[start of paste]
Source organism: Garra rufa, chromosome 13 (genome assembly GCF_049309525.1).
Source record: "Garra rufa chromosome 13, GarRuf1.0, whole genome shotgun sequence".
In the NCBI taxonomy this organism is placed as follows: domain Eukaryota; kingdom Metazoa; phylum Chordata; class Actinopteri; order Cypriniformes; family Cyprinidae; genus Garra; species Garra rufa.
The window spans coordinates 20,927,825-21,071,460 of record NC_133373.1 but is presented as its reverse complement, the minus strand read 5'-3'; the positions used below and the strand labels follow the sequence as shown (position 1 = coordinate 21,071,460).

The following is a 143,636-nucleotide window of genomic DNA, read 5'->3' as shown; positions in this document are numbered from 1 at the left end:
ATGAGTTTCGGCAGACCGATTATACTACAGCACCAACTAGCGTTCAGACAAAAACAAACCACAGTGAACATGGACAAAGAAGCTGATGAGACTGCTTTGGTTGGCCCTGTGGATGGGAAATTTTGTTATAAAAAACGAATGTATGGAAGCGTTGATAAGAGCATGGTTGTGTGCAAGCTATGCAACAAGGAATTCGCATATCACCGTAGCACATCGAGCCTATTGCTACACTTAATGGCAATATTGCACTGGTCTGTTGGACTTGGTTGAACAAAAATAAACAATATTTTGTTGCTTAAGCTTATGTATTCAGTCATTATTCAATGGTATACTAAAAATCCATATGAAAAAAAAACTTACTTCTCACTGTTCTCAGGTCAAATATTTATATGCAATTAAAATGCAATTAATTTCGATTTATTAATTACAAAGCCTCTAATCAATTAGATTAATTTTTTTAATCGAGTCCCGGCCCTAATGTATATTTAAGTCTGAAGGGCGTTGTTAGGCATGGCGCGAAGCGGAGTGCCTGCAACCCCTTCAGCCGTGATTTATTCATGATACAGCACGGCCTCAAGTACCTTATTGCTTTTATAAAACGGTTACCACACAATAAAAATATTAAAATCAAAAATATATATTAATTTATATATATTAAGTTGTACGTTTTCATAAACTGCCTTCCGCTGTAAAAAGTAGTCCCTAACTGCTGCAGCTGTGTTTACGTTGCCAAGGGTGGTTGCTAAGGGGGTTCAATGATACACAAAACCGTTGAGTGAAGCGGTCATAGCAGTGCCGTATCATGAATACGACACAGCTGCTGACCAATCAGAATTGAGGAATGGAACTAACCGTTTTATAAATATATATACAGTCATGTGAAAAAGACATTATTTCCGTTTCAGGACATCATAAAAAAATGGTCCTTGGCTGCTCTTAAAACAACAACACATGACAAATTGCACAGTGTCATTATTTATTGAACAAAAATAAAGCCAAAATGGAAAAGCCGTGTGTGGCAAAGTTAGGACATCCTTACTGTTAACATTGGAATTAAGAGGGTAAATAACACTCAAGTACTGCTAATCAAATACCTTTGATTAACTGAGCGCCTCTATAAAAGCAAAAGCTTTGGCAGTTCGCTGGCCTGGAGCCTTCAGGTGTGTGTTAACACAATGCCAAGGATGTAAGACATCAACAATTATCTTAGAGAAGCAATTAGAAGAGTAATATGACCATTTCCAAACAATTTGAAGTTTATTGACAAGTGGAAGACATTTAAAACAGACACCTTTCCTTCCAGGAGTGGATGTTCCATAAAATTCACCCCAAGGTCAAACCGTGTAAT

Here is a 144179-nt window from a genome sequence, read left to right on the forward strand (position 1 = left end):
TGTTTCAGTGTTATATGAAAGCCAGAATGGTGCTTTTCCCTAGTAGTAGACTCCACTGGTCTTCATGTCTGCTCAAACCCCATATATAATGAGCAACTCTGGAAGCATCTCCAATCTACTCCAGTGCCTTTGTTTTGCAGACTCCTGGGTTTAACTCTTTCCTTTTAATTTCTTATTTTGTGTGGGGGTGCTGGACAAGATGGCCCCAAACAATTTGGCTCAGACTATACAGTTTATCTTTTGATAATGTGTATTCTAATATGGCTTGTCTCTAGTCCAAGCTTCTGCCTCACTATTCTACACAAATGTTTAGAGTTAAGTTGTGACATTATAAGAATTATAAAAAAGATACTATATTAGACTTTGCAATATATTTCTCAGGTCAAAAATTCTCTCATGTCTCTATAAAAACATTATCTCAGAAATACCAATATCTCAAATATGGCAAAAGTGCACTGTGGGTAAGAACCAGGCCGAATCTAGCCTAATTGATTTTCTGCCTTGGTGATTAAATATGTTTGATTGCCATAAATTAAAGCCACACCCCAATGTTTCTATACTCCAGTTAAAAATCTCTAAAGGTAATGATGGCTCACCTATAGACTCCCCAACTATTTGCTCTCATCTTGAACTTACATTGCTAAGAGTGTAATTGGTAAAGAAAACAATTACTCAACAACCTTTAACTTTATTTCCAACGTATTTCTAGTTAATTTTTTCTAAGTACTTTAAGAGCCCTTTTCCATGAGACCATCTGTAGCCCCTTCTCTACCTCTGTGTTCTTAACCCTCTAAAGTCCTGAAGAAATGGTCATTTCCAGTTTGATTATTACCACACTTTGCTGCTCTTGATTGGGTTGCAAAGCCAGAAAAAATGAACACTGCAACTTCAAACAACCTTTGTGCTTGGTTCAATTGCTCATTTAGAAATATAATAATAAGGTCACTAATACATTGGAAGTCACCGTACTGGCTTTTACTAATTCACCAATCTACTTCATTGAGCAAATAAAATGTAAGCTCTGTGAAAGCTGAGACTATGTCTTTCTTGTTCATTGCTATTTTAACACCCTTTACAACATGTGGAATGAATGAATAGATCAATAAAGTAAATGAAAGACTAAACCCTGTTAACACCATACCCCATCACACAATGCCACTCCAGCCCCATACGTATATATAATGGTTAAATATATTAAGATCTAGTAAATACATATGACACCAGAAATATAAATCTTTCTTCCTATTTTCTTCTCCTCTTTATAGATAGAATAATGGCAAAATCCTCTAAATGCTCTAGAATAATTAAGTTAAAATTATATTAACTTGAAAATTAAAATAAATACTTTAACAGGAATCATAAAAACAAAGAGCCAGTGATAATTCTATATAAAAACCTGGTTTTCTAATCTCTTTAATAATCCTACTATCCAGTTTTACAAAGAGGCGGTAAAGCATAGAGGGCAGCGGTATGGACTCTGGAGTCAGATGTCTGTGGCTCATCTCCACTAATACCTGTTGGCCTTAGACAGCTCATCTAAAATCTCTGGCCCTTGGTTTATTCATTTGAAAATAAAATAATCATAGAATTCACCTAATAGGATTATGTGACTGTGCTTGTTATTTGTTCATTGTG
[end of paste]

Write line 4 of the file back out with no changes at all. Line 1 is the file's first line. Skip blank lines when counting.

The window spans coordinates 20,927,825-21,071,460 of record NC_133373.1 but is presented as its reverse complement, the minus strand read 5'-3'; the positions used below and the strand labels follow the sequence as shown (position 1 = coordinate 21,071,460).